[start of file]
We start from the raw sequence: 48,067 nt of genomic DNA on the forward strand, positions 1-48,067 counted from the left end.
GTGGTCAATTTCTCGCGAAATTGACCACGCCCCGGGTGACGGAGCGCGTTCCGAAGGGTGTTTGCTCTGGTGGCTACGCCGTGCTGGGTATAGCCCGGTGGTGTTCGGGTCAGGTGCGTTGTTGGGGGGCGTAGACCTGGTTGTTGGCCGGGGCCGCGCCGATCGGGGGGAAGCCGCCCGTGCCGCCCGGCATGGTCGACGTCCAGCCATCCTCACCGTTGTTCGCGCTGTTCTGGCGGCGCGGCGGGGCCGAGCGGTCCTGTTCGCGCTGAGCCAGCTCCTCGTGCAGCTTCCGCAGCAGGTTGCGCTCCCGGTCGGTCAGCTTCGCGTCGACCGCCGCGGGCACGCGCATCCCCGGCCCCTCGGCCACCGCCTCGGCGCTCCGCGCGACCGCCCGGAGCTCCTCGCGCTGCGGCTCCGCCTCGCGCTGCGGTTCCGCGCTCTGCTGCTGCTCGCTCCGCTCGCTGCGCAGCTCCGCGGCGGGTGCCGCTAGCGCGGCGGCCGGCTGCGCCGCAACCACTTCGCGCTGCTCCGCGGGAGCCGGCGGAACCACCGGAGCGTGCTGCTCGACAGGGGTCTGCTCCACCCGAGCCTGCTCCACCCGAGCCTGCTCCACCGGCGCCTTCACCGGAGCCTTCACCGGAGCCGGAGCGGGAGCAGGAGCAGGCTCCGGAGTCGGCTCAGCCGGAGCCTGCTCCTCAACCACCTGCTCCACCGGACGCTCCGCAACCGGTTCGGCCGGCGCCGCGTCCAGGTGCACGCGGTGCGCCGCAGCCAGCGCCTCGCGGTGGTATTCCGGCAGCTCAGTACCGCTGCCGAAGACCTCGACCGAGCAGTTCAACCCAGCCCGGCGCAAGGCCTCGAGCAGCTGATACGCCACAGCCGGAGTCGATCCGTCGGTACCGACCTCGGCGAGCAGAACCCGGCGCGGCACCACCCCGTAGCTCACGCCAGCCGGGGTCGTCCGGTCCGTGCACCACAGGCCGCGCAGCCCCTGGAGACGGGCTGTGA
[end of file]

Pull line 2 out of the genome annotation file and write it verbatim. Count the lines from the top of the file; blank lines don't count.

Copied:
GTGGTCAATTTCTCGCGAAATTGACCACGCCCCGGGTGACGGAGCGCGTTCCGAAGGGTGTTTGCTCTGGTGGCTACGCCGTGCTGGGTATAGCCCGGTGGTGTTCGGGTCAGGTGCGTTGTTGGGGGGCGTAGACCTGGTTGTTGGCCGGGGCCGCGCCGATCGGGGGGAAGCCGCCCGTGCCGCCCGGCATGGTCGACGTCCAGCCATCCTCACCGTTGTTCGCGCTGTTCTGGCGGCGCGGCGGGGCCGAGCGGTCCTGTTCGCGCTGAGCCAGCTCCTCGTGCAGCTTCCGCAGCAGGTTGCGCTCCCGGTCGGTCAGCTTCGCGTCGACCGCCGCGGGCACGCGCATCCCCGGCCCCTCGGCCACCGCCTCGGCGCTCCGCGCGACCGCCCGGAGCTCCTCGCGCTGCGGCTCCGCCTCGCGCTGCGGTTCCGCGCTCTGCTGCTGCTCGCTCCGCTCGCTGCGCAGCTCCGCGGCGGGTGCCGCTAGCGCGGCGGCCGGCTGCGCCGCAACCACTTCGCGCTGCTCCGCGGGAGCCGGCGGAACCACCGGAGCGTGCTGCTCGACAGGGGTCTGCTCCACCCGAGCCTGCTCCACCCGAGCCTGCTCCACCGGCGCCTTCACCGGAGCCTTCACCGGAGCCGGAGCGGGAGCAGGAGCAGGCTCCGGAGTCGGCTCAGCCGGAGCCTGCTCCTCAACCACCTGCTCCACCGGACGCTCCGCAACCGGTTCGGCCGGCGCCGCGTCCAGGTGCACGCGGTGCGCCGCAGCCAGCGCCTCGCGGTGGTATTCCGGCAGCTCAGTACCGCTGCCGAAGACCTCGACCGAGCAGTTCAACCCAGCCCGGCGCAAGGCCTCGAGCAGCTGATACGCCACAGCCGGAGTCGATCCGTCGGTACCGACCTCGGCGAGCAGAACCCGGCGCGGCACCACCCCGTAGCTCACGCCAGCCGGGGTCGTCCGGTCCGTGCACCACAGGCCGCGCAGCCCCTGGAGACGGGCTGTGA